Captain Gerry does it again as his Four-midable team seal the top spot

Victorious Winter League Captain Gerry Blevins.
Victorious Winter League Captain Gerry Blevins.

Gerry Blevins’ Team Four put in a superb final round display to seal the Banbridge GC Winter League title.

They had been just half a point ahead going into the last round and did enough to finish top of the league table TOMMY FEE did a good job of foreseeing.

Aidy McEvoy won the Boxing Day Sweep and was the top performer for runners-up Team Seven in the last round of the Winter League.

Aidy McEvoy won the Boxing Day Sweep and was the top performer for runners-up Team Seven in the last round of the Winter League.

The three teams that I predicted would occupy the top three positions in the Winter League did just that.

Gerry Blevins won with Team Four (I predicted second), Dougie Stevenson was second with Team Seven (I predicted first) and Philip Strong was third with Team Three, as I predicted.

I don’t deserve to be called a “scud” or a “Jonah” any more.

It was an exciting finish despite the atrocious conditions. Gerry Blevins seems to have the magical touch when it comes to the Winter League and he won again.

Here is how the final round unfolded:


Captained by Gerry Blevins, their 10 best cards totalled 237 points and that was the best team score of the round. Their overall team score was 33 points.

Peter Hillen was top scorer with 28 points. Then came Colin McDonald 27, Gerry Blevins 26, Malcolm Russell 25, Norman Doak 24, Merton McDowell 24, Eamon Galloway 23, Ashton Clydesdale 23, Alan McGowan 20 and Cathal McNiff 17.

Gerry must be one of the greatest Winter League players of all time. He has been on the winning team four times in the last five years.

But Gerry knows it is a team game and he had a very enthusiastic side this time out. No less than eight of his team played in every round. No other team came close to that.

Gerry led by example and Malcolm Russell, Peter Hillen, Colin McDonald, Norman Doak, Eamon Galloway, Merton McDowell and Ashton Clydesdale joined him.


Captained by Dougie Stevenson, the second place side produced a rather disappointing final round.

Three of their top players were not able to play and several key men did not play to their true potential.

Aidy McEvoy was the top performer with an excellent 27 points. Verdun Bond 25 and Darren Barker 25 also did very well. Then came BJ McAnarney 23, Joe Whiteside 22, Bobby Geddis 22, Philip Mallon 21, John Hanna 19, Dougie Stevenson 19 and Mel Hamill 19. Their team total was 222. That earned them five points and their final score was 30.5.

A telling stat was that the champions, outscored Dougie’s team in each of the last three rounds.


Under the stewardship of by Philip Strong, they finished third place after a big performance in he final round did not materialise.

Kenny Arlow 27, Michael Robinson 26 and Philip Strong 25 got the team off to the perfect start.

Graham Shannon 24, Bill McCandless 24, Neville Kerr 23 and John Convery 22 were there or thereabouts.

But they had to count Sam Wilkinson 19, Robert Haire 17 and Dermot Dawson 16.

That all added up to 204 and they gained only four team points. Their final team score was 29.5. It was a bit of a heart-breaker for Philip and his team.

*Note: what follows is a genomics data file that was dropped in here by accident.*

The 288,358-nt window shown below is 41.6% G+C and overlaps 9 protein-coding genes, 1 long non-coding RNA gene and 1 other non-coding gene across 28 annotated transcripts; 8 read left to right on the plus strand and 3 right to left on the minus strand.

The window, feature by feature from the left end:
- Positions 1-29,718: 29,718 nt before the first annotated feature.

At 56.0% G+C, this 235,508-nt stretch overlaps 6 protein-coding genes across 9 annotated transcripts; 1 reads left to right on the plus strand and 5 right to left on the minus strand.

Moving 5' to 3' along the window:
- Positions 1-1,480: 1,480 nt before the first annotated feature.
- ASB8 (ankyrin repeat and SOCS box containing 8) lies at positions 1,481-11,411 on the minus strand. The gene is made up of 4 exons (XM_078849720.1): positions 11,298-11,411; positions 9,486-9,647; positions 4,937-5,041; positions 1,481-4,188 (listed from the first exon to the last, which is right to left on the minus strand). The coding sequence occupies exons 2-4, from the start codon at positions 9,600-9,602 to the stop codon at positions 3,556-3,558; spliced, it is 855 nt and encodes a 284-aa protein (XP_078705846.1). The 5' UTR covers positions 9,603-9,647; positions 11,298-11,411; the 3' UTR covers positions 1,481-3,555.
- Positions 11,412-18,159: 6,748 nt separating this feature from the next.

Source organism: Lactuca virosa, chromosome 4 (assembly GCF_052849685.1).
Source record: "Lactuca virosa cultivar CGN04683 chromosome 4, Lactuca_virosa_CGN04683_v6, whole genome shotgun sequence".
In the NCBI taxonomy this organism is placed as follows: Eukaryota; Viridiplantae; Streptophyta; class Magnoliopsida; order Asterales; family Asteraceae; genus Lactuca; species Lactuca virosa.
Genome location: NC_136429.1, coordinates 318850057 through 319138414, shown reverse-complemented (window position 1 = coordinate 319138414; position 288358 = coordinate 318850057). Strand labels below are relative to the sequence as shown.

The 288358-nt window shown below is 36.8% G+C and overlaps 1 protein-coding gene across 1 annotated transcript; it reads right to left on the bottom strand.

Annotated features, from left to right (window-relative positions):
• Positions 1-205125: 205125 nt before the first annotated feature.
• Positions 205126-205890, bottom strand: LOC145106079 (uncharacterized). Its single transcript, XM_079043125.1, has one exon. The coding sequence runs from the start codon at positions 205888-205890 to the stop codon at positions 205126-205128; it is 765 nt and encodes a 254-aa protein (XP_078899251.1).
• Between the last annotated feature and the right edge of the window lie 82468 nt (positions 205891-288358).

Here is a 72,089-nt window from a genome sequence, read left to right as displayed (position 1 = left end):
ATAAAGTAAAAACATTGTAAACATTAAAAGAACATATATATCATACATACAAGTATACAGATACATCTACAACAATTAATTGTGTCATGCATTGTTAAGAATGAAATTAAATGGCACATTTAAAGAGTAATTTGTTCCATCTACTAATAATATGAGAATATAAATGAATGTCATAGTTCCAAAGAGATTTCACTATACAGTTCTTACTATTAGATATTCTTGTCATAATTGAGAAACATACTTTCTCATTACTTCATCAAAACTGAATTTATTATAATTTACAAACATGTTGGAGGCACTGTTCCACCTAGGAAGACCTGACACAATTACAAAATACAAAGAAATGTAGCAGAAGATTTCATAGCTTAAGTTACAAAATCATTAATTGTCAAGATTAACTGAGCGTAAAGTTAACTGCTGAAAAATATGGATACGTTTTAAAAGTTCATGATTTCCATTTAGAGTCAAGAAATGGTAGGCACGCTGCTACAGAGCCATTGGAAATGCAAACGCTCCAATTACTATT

Captained by Johnny McKinstry, Team One simply threw in the towel in the sixth and final round.

They had only five cards returned. They needed ten.

So it’s well done to Brian Knox 28, Joe Glass 27, John Redpath 24, Felix Duffy 20 and Johnny McKinstry 14. They battled to the finish.

They finished with 22 team points and that was still good enough for fourth.


Kieran McGreevey’s side posted a brilliant score in the final round, despite being out of contention. They deserve great credit for that.

Tony Lunney and Gordon Enderson were top scorers with 25 points each. Tony was the find of the tournament. He played in every round; his best score was 31 points and his card counted every time.

Paul McCullough and Sean McGreevey both had 24 points.

Kerry McCluskey, Ronnie Collins and Kieran McGrevey each had 23 points.

Add Patrick McAleenan 21, John G Lennon 19 and Roland Harwood 17 and you get a total of 224 points. That was the second best total of round six.


Sean Quinn’s team underachieved in this year’s Winter League. They had a talented squad but suffered big time from too many no-returns.

In the final three rounds they failed to return the required 10 cards. That was a fatal error.

Cathal O’Neill had a brilliant 28 points in round six. Then came Alan McVey 25, Peter Cruikshanks 25, Sean Quinn 25, Cameron Morton 24, Philip McCourt 19, John Poots 18, Seamus McGrath 18 and Brian Parkes 13.

Their team total of 199 was only good enough for three points. They finished sixth with a total score of 18 points.


Captained by Alan Close, unfortunately picked up the wooden spoon.

They never really gave themselves a chance because they couldn’t manage to get the requisite 10 returns in the final three rounds.

Nobody can blame Colin McKinney, Gary McCormick, Albert Morrison or Vaughan Lamont. They defied the wind and the rain to play in every round.

Colin McKinney was top scorer in round six with 28 points.

Gary McCormick had 26 and then came Joe Thompson 22, Alan Close 22, Albert Morrison 21, Vaughan Lamont 18, Colin Smylie 17 and Mark McCullough 13.

It’s a winter league that most of the teamwill want to forget. The exceptions are Vaughan Lamont, Gary McCormick, Albert Morrison and Colin McKinney who all won individual prizes. Fair play to them.